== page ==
High school is intimidating. I don’t know about you, but I spent the summer before my oldest start 9th grade panicking and planning. Would I fail my son? Would he get into college? Would we survive homeschooling high school?
He’s now in college. My second son is a senior. I’m here to say, we survived and thrived.
4 Tips for Surviving High School
1. Write It Down
Record keeping in high school is confusing. What do you need to keep, what don’t you need to keep, and do you really need to keep records at all? Well, the fact of the matter is: it depends.
It depends upon the schools your child applies to. It depends upon the scholarships your child applies for. It all depends upon your child’s plans for after high school graduation.
I strongly recommend you keep written notes of field trips, books read, and tests taken while you go through the year. If that’s a bit much, take an afternoon shortly after the school year ends and write down everything you remember. Jot down the books you read, field trips you took, and put together a portfolio of writings, tests, and work.
To be honest, you may find you don’t need the information when your child graduates. I didn’t with my oldest son. However some universities and scholarships require this information. It’s easier to have it and not need it, than to be racking your brain trying to remember exactly what books your kid read three years ago.
Be safe: write it down.
2. Do What’s Right for Your Child
Peer pressure exists for moms. You know it. I know it. It’s still running in full force as our kids reach high school. Actually I’ve found it harder to deal with since the kids come wandering home announcing the triumphs and tribulations of their friends.
It’s very tempting to think if they’re doing calculus in high school, we should do calculus in high school. They’re on the swim team winning awards, we should be as well.
Don’t compare your child to other children. Instead concentrate on doing what’s best for your child. Your child might be quietly developing a passion for biology as he spends hours hunched over the microscope each night. Your child may live and breathe music but could care less about joining the chess club.
One child may be an extrovert and need lots of social activities. Another child may be an introvert and prefer a couple quality activities.
Make your decision based on the needs of your child, not your friend’s kid. Put blinders on. Stick your fingers in your ears and hum. Do what you need to do to block out the outside noise, evaluate, and do what’s right for your child.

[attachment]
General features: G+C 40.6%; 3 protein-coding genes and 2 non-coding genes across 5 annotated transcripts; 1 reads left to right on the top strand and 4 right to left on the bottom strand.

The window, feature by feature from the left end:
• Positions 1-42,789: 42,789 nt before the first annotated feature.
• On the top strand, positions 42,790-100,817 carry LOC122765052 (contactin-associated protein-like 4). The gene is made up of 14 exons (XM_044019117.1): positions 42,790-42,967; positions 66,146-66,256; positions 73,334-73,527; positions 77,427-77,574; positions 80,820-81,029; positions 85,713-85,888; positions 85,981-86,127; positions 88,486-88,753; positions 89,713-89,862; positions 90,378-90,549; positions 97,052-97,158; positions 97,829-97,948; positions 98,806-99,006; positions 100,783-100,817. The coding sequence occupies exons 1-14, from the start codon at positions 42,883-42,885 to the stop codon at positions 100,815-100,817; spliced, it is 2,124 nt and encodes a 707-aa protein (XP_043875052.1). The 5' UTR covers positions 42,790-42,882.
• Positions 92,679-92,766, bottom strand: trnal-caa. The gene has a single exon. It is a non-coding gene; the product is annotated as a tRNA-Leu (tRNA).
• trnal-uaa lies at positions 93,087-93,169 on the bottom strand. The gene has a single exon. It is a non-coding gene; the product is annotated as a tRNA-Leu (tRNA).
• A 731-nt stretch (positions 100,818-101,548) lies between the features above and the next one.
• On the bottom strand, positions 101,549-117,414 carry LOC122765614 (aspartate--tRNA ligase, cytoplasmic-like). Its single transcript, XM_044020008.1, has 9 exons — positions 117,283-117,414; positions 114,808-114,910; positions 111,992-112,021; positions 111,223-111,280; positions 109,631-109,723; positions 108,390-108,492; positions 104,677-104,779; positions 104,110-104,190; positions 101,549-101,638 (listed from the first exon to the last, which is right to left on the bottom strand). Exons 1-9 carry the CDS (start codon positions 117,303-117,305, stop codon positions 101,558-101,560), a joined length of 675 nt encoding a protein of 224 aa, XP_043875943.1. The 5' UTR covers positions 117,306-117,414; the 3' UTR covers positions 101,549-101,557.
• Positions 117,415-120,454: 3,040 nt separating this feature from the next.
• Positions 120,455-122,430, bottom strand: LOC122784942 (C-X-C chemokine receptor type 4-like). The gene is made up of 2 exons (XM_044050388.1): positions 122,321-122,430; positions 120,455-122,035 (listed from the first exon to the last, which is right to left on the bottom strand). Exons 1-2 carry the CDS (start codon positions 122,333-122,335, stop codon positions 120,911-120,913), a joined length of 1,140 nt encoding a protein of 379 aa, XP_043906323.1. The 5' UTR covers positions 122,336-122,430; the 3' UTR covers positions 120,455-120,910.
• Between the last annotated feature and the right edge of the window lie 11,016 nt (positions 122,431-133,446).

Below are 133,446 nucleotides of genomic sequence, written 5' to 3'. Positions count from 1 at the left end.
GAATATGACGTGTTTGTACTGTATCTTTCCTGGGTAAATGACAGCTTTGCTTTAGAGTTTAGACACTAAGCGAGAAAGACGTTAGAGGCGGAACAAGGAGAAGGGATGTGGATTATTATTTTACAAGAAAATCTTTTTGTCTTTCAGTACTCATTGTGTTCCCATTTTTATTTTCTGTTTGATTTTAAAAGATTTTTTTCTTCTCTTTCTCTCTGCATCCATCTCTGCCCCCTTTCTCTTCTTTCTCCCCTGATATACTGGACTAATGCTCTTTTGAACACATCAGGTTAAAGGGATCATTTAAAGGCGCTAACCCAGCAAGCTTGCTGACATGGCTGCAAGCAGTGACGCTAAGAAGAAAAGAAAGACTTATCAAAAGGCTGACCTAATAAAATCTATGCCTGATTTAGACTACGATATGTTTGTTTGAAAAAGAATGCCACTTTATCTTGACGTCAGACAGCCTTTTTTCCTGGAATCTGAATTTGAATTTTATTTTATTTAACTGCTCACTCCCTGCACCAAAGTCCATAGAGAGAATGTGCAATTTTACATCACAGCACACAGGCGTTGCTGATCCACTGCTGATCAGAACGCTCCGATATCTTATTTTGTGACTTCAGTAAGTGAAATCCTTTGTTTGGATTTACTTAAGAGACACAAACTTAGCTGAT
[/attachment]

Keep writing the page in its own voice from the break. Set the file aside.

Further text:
3. Research, Research, Research
You’ll hear all sorts of news about one homeschooler not needing any records to get into college. Another homeschooler argues saying they needed to record every single book read during high school. How do you know which is true and which isn’t?
They both are. Universities, scholarships, community colleges, technical colleges, work study options, the military, and even the work force vary widely in what the requirements are. One university in my state wants a list of all books read during high school. The other could care less. That school simply want tests which show your child is ready for higher education.
Some universities want four credits of math, others want three. During your child’s 8th grade year, take a look at your child’s options and make plans accordingly. I chose to aim for the most rigorous course load as it gave us the most options senior year.
Do your research. Look at the requirements for the schools and opportunities available for your child. Don’t just listen to any one person. Their experience may not match your own since you’re dealing with two very different situations.
4. Have Fun
Despite all the stress and frustration over transcripts, classes, and activities, homeschooling high school is a blast. The teens are turning into adults and are ready for in-depth discussions. You’re able to chat about local events, discuss philosophy and world views, and dash off at the drop of a hat.
High school teens have memorable chemistry experiments, even if you are grabbing the fire extinguisher off the wall. You can do in-depth projects, elaborate art assignments, and attend long symphonies.
Your kids are finally at an age where they not only can keep up, but they often leave you behind. They’ll run off with friends to play games on a Friday afternoon. They’ll dash off to the library for various events. They’ll race you down the ski slope.
High school is when you finally see the result of your parenting over the last decade and a half. The babies you cuddled so long ago have turned into fascinating young men and women.
Study hard and have fun.
What is your best tip for surviving high school?